Successful Pass Rush A Reason Why Defense Has Thrived During Winning Streak
ASHBURN – After he was chipped three times in the first nine plays, Ryan Kerrigan thought he’d have a long day Sunday against the Philadelphia Eagles.
But the Eagles abandoned that plan against Kerrigan after the first drive. And Kerrigan, the Washington Redskins’ top rushing linebacker, made them pay.
Kerrigan finished with two sacks in the Redskins’ 27-20 victory, pushing his season total to 8.5 and topping the 7.5 he had last year as a rookie.
All told, the Redskins sacked Nick Foles five times during the game, with linebackers Perry Riley and Lorenzo Alexander and free safety Madieu Williams also playing a role in dropping the quarterback.
It was a welcome sign for the Redskins, who have struggled to rush the passer for much of the season and had not sacked a quarterback all season as often as they did Foles.
“A lot of the quarterbacks we’ve played are pretty mobile, so that kind of changes how you rush a little bit,” Kerrigan said. “Like [Dallas quarterback Tony] Romo this week, we’ve got to keep him in the pocket and be a little more cognizant on how we rush him. I think that’s one of the things that can slow down a good pass rush – having a good running quarterback.”
Earlier in the year, as the Redskins struggled to get to the quarterback, they attributed the lack of a pass rush to a variety of factors. Several quarterbacks, such as St. Louis’ Sam Bradford and Cincinnati’s Andy Dalton, work in systems where throwing the ball quickly after the snap is emphasized.
They also faced teams like New Orleans, which has a strong offensive line, and have played nearly the entire season without Brian Orakpo, who tore his left pectoral in the second game and has missed the rest of the year.
Now they’ll face the Cowboys and Romo, whom they sacked just twice in their 38-31 victory on Thanksgiving but hit nine times, which tied a season-high.
“They play that position so well,” Dallas tight end Jason Witten said, referring to Kerrigan and the pass-rushing linebackers. “They give pressure, they stop the run, they walk out and reroute in the slot. They do a lot of different things, but I think that’s where their defense thrives because they can do such a good job with those guys.”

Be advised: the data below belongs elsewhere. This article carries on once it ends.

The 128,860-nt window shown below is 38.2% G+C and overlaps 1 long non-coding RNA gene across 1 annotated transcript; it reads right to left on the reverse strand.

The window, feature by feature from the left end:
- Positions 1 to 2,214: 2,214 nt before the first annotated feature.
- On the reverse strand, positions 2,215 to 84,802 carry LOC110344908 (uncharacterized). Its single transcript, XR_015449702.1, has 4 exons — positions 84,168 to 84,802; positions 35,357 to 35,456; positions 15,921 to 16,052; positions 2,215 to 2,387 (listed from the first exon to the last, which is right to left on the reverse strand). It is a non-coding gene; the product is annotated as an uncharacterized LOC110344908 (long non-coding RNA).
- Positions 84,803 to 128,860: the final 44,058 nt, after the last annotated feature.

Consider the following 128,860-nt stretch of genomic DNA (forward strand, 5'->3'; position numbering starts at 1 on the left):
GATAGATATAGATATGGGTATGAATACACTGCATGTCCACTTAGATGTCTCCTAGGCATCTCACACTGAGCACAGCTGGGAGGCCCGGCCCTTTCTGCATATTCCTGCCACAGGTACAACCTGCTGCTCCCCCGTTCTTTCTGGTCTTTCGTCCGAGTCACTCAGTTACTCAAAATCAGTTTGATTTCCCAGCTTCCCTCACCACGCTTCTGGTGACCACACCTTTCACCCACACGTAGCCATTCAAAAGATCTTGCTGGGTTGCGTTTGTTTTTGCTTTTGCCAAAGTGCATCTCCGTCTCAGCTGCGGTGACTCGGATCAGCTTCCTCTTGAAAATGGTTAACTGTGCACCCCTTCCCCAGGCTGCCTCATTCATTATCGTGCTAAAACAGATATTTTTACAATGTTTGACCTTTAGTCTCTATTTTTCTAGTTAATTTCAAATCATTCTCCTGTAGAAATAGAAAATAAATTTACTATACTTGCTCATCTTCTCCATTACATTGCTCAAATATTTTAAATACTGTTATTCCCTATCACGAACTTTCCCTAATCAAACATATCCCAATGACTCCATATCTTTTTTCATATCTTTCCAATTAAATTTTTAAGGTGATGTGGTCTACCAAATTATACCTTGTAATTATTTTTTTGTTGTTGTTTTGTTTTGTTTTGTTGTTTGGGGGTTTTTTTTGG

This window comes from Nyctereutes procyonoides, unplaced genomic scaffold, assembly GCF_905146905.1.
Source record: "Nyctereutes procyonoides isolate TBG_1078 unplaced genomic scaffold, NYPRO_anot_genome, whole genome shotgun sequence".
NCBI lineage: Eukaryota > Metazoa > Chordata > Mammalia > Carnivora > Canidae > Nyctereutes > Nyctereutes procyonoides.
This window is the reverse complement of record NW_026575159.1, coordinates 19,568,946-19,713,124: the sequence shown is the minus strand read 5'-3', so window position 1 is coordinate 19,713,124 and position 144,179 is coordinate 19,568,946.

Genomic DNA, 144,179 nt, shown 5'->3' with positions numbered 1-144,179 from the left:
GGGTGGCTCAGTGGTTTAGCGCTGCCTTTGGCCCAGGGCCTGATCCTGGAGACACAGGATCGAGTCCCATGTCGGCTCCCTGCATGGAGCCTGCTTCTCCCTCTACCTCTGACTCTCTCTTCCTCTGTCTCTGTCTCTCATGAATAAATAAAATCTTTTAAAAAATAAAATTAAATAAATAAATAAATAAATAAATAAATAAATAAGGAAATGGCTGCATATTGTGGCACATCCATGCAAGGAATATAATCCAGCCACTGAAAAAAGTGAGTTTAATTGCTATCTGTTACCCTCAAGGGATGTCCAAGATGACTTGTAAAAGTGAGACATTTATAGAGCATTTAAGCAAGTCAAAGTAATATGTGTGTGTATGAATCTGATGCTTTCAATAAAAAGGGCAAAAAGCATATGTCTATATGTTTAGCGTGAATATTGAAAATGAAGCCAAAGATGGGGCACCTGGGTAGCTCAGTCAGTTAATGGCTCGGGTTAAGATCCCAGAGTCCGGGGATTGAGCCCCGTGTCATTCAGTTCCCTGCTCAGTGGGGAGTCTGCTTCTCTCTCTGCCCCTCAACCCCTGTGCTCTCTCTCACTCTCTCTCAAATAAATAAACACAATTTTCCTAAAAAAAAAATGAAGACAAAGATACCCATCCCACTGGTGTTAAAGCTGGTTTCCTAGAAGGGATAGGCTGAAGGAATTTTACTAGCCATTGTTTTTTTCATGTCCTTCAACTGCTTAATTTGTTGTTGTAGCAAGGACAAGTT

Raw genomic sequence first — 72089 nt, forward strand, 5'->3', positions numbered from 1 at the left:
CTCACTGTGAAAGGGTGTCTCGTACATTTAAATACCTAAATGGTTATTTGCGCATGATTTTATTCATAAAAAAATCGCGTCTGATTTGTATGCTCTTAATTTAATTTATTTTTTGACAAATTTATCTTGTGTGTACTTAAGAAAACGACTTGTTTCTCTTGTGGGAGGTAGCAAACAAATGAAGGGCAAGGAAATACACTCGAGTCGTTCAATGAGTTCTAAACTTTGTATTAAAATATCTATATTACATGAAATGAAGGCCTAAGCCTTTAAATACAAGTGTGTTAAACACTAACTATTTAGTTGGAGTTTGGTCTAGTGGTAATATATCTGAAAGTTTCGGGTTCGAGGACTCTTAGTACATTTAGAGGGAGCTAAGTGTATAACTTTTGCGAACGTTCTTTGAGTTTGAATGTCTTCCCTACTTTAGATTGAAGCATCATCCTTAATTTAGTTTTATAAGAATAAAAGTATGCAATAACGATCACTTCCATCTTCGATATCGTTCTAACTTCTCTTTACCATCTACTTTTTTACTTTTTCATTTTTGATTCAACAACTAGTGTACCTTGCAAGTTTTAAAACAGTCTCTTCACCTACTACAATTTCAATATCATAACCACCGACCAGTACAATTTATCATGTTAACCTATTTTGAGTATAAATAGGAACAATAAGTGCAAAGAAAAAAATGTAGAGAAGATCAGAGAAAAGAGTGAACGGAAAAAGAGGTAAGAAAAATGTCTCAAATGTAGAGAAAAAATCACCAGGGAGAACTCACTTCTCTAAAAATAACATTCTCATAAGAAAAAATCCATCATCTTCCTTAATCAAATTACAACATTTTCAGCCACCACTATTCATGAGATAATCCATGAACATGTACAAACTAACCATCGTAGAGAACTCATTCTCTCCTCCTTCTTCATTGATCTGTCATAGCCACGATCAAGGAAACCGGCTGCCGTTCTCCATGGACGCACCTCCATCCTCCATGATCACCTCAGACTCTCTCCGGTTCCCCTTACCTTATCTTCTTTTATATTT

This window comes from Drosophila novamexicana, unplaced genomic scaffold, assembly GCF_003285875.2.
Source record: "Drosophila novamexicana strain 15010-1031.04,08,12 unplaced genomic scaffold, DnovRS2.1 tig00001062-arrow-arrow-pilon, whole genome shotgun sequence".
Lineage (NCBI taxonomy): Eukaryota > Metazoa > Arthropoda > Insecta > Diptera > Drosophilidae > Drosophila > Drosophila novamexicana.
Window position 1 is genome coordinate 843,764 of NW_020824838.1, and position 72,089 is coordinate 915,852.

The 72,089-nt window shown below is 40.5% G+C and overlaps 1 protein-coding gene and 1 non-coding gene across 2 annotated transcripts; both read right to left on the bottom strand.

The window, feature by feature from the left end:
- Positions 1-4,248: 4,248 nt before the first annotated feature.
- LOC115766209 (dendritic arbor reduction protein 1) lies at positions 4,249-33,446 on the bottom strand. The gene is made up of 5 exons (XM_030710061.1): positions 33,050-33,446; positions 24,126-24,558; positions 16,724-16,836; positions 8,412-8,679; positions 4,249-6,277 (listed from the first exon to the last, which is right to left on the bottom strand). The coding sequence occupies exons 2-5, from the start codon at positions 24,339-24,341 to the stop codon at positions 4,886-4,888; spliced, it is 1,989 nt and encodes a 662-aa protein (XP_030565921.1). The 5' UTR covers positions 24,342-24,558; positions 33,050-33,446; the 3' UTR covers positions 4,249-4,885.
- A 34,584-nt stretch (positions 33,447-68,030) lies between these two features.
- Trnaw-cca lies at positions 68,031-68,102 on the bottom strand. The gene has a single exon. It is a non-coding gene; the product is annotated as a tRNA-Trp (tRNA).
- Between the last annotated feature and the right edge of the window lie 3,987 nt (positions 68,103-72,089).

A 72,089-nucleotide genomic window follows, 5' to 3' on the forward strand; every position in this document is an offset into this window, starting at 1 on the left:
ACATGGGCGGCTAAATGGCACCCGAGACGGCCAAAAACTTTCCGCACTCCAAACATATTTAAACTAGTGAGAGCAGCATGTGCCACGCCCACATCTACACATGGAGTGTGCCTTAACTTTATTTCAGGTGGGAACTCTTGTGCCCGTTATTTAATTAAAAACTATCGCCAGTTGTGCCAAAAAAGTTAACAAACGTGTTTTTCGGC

Kerrigan didn’t have a sack in the previous three games, but he was all over Foles on Sunday. He bull rushed right tackle Dennis Kelly, his former collegiate teammate, late in the first quarter and chased Foles down from behind, stripping him of the ball and forcing a fumble recovered by cornerback Richard Crawford.
He also worked his way to the quarterback midway through the second quarter, dropping Foles for a three-yard loss when the quarterback was boxed in by Rob Jackson and his own linemen, and again played a role on a sack credited to Lorenzo Alexander in the third quarter when he pushed Kelly into the quarterback.
“When he chased [Foles] down on the sideline – that was great coverage, and he was able to force that fumble,” nose tackle Barry Cofield said. “It’s a combination of the defense playing better, and it allows a guy like him to be even more special.”
Jackson and Alexander have also been crucial for the Redskins in balancing out the pass rush. Facing a steady diet of double teams earlier in the win streak, Jackson sacked the New York Giants’ Eli Manning, Baltimore’s Joe Flacco and Cleveland’s Brandon Weeden in key situations in consecutive weeks. And Alexander has stepped into Jackson’s old role as a pass-rush specialist, especially on passing downs.
“It’s not because he’s slouching off on pass rush,” Alexander said. “When he’s hot, I ask to leave him in there on third downs, because when he’s playing hot like he’s been doing, you don’t want to take a guy out of a rotation like that and then he ends up getting an interception and stuff like that.”
Defensive coordinator Jim Haslett said Kerrigan “has played outstanding these last three weeks,” but was quick to point out the contributions by Alexander, Jackson and defensive end Jarvis Jenkins, who plays on Kerrigan’s side.
“Sacks – a lot of times they’re listed under an individual, but they’re often a team play because rarely do you get there if the coverage isn’t effective,” Kerrigan said. “You know, you’ve got to be able to beat your guy, but you’ve got to have good coverage, too.”